Sunday, July 3, 2016

MBE Fast Fact: Trespass to Chattel

Intentional torts tend to be relatively straight-forward but there is one aspect of trespass that can be counter-intuitive and so I thought it worth mentioning. Trespass to chattel is the intentional interference with the plaintiff's chattel resulting in damages. The intent requirement can cause some problems here. For this purpose, intent consists of a desire or knowledge that the chattel will be involved without regard to whether the defendant actually knows that the chattel belongs to the plaintiff, or that the plaintiff's rights are being violated.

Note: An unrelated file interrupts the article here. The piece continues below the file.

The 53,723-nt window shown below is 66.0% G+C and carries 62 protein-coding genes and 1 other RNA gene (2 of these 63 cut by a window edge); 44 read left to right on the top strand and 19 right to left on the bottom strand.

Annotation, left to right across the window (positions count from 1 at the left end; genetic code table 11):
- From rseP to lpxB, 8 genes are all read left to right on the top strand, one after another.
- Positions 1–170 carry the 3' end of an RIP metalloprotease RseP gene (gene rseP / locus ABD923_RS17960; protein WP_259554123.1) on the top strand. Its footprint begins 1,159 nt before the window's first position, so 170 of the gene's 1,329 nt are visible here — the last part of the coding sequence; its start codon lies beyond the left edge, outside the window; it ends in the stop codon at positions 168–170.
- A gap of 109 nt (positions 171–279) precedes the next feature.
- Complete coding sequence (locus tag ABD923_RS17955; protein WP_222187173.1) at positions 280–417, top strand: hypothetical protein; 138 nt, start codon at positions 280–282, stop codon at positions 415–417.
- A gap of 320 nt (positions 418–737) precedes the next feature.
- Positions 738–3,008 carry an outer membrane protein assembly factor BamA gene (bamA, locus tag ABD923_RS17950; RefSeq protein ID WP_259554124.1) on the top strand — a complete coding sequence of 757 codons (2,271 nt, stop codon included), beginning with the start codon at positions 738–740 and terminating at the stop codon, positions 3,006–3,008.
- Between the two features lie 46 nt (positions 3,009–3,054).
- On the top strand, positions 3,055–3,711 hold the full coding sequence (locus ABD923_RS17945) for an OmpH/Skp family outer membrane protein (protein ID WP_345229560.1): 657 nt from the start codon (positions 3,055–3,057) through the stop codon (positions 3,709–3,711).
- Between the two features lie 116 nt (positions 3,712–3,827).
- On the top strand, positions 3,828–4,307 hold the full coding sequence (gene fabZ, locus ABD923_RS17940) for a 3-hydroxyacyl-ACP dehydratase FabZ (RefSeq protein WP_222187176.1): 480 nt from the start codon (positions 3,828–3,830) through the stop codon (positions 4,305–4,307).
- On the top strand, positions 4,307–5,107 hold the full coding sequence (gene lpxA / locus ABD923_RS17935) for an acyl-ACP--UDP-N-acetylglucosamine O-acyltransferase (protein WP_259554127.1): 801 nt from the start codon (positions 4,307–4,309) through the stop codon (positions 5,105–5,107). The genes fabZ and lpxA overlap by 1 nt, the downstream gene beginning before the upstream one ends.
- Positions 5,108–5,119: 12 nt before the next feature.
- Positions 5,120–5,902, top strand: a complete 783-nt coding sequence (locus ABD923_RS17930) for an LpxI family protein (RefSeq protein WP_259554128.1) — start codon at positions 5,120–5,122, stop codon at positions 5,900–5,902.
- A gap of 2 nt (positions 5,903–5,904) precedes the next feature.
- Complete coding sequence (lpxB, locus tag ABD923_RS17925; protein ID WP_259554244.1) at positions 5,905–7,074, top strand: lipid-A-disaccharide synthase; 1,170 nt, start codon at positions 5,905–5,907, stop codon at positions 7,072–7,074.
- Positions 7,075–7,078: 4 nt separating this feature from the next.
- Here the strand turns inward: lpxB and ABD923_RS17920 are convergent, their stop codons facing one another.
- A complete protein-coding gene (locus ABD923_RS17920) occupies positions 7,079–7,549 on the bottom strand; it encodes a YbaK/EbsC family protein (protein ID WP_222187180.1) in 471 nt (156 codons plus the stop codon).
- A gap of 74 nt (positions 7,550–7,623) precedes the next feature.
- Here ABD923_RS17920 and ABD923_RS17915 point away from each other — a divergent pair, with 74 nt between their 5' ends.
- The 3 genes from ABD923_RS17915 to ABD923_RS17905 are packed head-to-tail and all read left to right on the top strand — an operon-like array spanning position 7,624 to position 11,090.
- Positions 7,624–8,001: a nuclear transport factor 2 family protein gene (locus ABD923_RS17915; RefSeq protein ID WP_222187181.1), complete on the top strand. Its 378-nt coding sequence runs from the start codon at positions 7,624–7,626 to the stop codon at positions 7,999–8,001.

In other words, if defendant takes a coat thinking that it belongs to the defendant but in fact belongs to plaintiff, that mistake alone is not enough for the defendant to claim that the defendant did not have the requisite intent to commit this tort. Defendant intended to take the coat, and the intent to take the coat is enough. It's worth noting that these same types of questions can come up in questions testing trespass to land. If someone walks onto the property of another thinking that the land is his own, the requisite intent for trespass to land is still satisfied if there was an intent to enter the land.

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